Centinela: Has the Russian invasion of Ukraine created a new international order?
Daniel Pipes: It is too early to tell. Recall that George H.W. Bush proclaimed a "new world order" in 1990 but that did not happen. One hears many comparable statements now which might or might not come true.
Centinela: Covid-19, the Taliban victory in Afghanistan, the Russian invasion: a person can feel adrift. As a historian, how do you respond to these events?
In his 1989 essay "The End of History?" Francis Fukuyama argued that the world was progressing toward the universalization of Western liberal democracy.
Daniel Pipes: Reverting again over thirty years, in 1989 Francis Fukuyama famously suggested "The End of History?" but he too was wrong, as history is very much with us. Plague and invasion are constants in human history and should not greatly surprise us, even if the West had largely escaped them for three generations.
Centinela: Such chaos weakens our confidence in inherited 20th-century institutions. Should we reinforce or reform them?
Daniel Pipes: Definitely reinforce them: the West during the 20th-century reached heights of culture and governance that need to be strengthened.
Centinela: Might liberal democracy become obsolete?
Daniel Pipes: No, it is a key success in human history, the best way for humans to achieve and to be rewarded. Giving up on it would be like throwing away technology or romantic love.
Centinela: As a Middle East specialist, do you see the Abraham Accords of September 2020 as a turning point for the region?
Daniel Pipes: I do not. So long as Palestinians continue to reject the Jewish state of Israel, Israeli relations with states, even warm relations, will not fundamentally change the nature of Arab-Israeli conflict, much less the Middle East as a whole.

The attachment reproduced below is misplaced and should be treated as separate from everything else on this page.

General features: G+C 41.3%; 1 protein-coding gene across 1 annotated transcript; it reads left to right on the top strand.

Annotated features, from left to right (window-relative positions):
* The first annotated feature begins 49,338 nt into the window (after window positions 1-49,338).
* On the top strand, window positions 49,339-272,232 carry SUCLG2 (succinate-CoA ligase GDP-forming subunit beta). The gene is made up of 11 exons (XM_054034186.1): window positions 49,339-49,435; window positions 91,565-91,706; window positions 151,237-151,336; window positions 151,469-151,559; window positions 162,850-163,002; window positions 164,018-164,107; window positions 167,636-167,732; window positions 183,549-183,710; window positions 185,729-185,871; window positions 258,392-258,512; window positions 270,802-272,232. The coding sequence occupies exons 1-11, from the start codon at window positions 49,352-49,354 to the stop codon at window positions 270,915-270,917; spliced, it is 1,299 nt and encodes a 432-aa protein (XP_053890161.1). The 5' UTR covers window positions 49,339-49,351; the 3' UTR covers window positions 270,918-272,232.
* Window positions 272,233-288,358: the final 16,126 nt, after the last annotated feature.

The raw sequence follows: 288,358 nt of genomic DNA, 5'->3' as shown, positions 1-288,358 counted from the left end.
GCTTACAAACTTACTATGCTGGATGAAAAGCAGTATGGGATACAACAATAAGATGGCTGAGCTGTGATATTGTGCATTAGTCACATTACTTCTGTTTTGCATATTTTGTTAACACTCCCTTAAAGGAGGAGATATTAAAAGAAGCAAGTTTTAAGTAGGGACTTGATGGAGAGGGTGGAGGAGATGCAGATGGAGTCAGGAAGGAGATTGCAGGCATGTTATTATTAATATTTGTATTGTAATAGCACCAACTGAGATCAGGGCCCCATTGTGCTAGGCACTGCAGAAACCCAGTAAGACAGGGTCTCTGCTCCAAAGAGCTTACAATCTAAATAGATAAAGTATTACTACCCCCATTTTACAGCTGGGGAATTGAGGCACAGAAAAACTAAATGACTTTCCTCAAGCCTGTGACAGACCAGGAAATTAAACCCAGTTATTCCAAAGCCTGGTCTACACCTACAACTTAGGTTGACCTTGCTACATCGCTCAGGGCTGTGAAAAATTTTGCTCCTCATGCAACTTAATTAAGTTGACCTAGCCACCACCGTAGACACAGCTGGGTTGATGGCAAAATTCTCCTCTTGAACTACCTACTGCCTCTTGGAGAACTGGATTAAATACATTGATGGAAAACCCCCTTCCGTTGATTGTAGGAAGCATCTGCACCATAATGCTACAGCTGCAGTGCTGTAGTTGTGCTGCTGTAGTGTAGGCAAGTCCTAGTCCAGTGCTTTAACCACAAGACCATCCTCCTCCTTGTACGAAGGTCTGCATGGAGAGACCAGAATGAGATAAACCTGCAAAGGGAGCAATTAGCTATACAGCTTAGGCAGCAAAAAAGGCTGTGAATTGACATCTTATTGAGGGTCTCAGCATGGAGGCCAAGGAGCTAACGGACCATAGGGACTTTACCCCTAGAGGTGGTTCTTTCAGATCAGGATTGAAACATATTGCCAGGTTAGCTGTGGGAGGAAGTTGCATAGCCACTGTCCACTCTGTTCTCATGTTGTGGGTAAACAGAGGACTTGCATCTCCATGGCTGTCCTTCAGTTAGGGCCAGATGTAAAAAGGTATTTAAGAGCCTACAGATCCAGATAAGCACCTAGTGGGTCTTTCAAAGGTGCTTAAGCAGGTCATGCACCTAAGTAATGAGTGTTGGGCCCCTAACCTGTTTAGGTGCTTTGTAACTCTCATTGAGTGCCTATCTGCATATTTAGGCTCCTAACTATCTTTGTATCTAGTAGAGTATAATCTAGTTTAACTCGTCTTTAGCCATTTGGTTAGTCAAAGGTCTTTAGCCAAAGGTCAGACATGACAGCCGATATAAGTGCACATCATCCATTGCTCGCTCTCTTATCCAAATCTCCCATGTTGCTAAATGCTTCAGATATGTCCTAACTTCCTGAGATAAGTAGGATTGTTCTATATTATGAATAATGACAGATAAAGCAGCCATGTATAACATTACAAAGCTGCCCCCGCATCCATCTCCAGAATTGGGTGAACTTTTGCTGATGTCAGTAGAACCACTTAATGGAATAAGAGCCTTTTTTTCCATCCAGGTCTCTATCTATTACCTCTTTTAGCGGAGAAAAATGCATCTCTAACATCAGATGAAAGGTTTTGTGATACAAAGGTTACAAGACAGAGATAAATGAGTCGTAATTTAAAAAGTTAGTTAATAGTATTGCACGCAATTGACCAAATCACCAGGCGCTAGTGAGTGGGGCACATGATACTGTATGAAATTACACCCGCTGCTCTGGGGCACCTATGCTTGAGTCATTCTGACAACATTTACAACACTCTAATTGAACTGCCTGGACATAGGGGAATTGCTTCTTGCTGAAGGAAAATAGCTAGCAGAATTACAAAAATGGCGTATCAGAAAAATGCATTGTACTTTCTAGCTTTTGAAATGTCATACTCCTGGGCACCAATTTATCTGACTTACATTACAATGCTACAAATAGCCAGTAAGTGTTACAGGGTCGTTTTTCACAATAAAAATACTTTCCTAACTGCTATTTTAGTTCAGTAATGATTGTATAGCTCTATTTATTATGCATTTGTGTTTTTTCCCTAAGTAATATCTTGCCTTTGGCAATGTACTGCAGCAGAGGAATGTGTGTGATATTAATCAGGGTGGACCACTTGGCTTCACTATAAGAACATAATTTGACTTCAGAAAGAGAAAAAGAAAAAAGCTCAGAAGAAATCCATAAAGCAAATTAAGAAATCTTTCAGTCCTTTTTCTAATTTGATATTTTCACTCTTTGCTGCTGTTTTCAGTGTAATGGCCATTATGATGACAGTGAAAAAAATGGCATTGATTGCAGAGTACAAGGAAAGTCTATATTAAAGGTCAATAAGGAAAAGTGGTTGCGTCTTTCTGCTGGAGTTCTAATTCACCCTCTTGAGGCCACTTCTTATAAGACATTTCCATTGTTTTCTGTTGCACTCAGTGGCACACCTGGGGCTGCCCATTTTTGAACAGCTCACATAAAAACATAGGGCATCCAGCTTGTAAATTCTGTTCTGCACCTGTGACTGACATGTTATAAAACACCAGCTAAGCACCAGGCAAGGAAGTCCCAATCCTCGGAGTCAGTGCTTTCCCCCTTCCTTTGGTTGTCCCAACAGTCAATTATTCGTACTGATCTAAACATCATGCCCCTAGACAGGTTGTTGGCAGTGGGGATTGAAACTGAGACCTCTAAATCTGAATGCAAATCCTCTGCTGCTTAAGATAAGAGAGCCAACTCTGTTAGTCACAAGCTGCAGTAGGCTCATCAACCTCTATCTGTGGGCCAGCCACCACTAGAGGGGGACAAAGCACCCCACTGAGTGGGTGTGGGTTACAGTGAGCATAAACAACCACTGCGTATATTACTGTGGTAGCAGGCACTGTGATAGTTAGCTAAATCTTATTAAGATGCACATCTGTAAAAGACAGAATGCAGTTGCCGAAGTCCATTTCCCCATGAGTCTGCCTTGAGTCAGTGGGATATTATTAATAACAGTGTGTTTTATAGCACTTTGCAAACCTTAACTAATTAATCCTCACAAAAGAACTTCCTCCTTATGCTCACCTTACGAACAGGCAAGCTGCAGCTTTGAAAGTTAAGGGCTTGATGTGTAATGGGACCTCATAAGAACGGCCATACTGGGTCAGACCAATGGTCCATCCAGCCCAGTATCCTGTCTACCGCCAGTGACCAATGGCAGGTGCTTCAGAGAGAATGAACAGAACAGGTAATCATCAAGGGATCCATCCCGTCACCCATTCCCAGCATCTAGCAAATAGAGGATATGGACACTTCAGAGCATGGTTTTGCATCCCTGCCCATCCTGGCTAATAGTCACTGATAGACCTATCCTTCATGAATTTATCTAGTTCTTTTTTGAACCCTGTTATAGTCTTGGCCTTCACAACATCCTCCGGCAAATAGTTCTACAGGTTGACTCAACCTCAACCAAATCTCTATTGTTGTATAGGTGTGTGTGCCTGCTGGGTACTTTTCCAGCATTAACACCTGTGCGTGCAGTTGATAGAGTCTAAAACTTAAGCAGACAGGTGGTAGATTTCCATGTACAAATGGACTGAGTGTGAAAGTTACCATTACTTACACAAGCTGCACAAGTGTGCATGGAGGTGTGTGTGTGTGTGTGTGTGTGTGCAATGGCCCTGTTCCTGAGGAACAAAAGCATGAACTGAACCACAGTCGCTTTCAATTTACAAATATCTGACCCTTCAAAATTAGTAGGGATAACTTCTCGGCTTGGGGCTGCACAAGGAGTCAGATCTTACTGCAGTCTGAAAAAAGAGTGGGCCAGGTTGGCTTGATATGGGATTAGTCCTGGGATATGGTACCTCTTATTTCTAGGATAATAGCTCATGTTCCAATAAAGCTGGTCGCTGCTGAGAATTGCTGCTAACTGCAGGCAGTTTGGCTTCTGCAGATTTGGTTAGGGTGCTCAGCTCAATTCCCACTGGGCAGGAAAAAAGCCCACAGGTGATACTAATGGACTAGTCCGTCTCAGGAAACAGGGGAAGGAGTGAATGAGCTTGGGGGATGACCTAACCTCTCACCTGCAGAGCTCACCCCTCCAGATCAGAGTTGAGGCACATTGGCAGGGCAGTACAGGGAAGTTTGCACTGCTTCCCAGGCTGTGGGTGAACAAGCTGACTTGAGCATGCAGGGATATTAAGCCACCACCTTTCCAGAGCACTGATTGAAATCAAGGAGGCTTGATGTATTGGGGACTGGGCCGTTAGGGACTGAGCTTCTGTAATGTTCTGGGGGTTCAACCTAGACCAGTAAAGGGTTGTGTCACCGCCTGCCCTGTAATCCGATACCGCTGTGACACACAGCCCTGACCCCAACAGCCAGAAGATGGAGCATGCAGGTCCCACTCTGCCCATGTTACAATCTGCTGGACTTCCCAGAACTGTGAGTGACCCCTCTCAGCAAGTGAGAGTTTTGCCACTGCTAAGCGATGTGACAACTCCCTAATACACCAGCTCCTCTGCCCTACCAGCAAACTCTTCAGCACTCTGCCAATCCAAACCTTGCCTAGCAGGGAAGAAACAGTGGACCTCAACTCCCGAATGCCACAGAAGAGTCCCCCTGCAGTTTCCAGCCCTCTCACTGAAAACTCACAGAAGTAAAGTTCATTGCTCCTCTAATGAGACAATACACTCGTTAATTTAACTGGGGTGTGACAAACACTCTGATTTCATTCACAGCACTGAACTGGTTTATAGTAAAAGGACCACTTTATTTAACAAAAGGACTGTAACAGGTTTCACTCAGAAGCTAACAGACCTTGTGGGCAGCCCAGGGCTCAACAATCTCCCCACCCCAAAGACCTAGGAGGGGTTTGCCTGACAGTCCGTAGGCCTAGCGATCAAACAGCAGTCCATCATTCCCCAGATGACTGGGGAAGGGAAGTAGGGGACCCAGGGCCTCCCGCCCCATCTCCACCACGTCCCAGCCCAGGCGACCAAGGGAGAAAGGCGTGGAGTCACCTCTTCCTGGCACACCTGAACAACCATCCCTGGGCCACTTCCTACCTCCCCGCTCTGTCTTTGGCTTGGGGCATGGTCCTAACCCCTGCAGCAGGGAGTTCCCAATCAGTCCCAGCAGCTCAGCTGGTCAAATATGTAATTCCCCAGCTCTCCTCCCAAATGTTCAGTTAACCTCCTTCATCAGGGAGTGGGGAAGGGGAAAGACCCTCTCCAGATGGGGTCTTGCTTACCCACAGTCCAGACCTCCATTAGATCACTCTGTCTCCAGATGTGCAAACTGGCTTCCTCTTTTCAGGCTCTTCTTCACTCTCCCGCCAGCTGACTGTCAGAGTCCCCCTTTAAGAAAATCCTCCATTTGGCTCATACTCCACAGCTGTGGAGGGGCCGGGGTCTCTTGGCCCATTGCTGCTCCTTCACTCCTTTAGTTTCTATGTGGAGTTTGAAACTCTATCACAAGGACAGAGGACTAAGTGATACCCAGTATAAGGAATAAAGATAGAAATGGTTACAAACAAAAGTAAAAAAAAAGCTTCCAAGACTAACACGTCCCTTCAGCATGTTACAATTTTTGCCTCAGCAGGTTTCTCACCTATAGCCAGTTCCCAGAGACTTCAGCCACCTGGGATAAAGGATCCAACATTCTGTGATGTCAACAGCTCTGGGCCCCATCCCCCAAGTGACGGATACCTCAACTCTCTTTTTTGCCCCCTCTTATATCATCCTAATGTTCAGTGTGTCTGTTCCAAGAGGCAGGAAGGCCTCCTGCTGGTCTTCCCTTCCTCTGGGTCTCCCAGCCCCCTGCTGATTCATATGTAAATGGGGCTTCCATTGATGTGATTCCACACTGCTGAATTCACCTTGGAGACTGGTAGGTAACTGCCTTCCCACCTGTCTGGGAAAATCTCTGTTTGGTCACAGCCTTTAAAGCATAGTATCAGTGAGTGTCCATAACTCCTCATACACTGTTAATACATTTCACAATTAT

Centinela: Must Arab states accept a two-state solution to the Israeli-Palestinian conflict as the price to achieve stability and economic prosperity?
Arab states must "accept either the two-state solution or some other formula" recognizing Israel as the Jewish state.
Daniel Pipes: Yes, they must accept either the two-state solution or some other formula that recognizes the permanent existence of a Jewish state. So long as Arab states refuse to do this, they are doomed to stagnation and disruption.
Centinela: Are some Western governments allied with radical Islam?
Daniel Pipes: Yes, nearly all Western governments work with and fund the lawful forms of Islamism. Islamists serve on school boards, teach at government-funded universities, receive subsidies for Islamic centers, serve in the bureaucracy, and gain political power.
Centinela: Immigration poses perhaps the most complex challenge to Europe; can the European Union solve it or will each country find its own solution?
Daniel Pipes: The EU bureaucracy, very competent at standardizing the content of sausages, is incapable of dealing with an existential challenge like immigration, so this will fall to national governments.
Centinela: Does Europe's stability depend on the Middle East's stability?
Daniel Pipes: To some degree, yes, but even more so on African stability, as immigration from Africa will likely far surpass that from the Middle East.
Victor Davis Hanson
Centinela: Are Europe and the United States sufficiently aware of future issues, such as migration from Africa and competition with China in Southeast Asia?
Daniel Pipes: No and yes: Africa's challenge remains obscure in the West but China's is very clear, both in Southeast Asia and in many other regions.
Centinela: Can you recommend an author to help understand the world around us?
Daniel Pipes: I learn much from reading or listening to Victor Davis Hanson, an American historian of ancient Europe who has great insight into current issues.